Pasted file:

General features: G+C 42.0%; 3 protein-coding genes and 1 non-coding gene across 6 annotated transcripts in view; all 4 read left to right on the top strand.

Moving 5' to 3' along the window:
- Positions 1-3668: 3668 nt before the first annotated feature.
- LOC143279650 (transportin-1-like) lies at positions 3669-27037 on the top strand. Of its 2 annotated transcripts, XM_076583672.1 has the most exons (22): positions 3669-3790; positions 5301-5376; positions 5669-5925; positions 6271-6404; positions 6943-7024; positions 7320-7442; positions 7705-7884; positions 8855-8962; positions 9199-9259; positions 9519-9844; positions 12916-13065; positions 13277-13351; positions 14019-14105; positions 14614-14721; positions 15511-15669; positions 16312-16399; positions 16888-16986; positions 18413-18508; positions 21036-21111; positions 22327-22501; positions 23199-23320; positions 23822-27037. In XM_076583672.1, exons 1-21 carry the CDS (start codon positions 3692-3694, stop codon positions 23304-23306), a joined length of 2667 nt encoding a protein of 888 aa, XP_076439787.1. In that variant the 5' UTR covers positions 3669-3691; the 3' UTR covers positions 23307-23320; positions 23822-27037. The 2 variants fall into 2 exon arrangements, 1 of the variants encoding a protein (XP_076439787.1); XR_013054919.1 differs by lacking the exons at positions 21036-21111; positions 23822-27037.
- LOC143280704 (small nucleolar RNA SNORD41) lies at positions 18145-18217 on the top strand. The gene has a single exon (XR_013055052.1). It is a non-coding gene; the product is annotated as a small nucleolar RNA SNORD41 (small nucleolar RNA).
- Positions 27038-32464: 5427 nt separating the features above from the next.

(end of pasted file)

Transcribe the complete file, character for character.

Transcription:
General features: G+C 42.0%; 3 protein-coding genes and 1 non-coding gene across 6 annotated transcripts in view; all 4 read left to right on the top strand.

Moving 5' to 3' along the window:
- Positions 1-3668: 3668 nt before the first annotated feature.
- LOC143279650 (transportin-1-like) lies at positions 3669-27037 on the top strand. Of its 2 annotated transcripts, XM_076583672.1 has the most exons (22): positions 3669-3790; positions 5301-5376; positions 5669-5925; positions 6271-6404; positions 6943-7024; positions 7320-7442; positions 7705-7884; positions 8855-8962; positions 9199-9259; positions 9519-9844; positions 12916-13065; positions 13277-13351; positions 14019-14105; positions 14614-14721; positions 15511-15669; positions 16312-16399; positions 16888-16986; positions 18413-18508; positions 21036-21111; positions 22327-22501; positions 23199-23320; positions 23822-27037. In XM_076583672.1, exons 1-21 carry the CDS (start codon positions 3692-3694, stop codon positions 23304-23306), a joined length of 2667 nt encoding a protein of 888 aa, XP_076439787.1. In that variant the 5' UTR covers positions 3669-3691; the 3' UTR covers positions 23307-23320; positions 23822-27037. The 2 variants fall into 2 exon arrangements, 1 of the variants encoding a protein (XP_076439787.1); XR_013054919.1 differs by lacking the exons at positions 21036-21111; positions 23822-27037.
- LOC143280704 (small nucleolar RNA SNORD41) lies at positions 18145-18217 on the top strand. The gene has a single exon (XR_013055052.1). It is a non-coding gene; the product is annotated as a small nucleolar RNA SNORD41 (small nucleolar RNA).
- Positions 27038-32464: 5427 nt separating the features above from the next.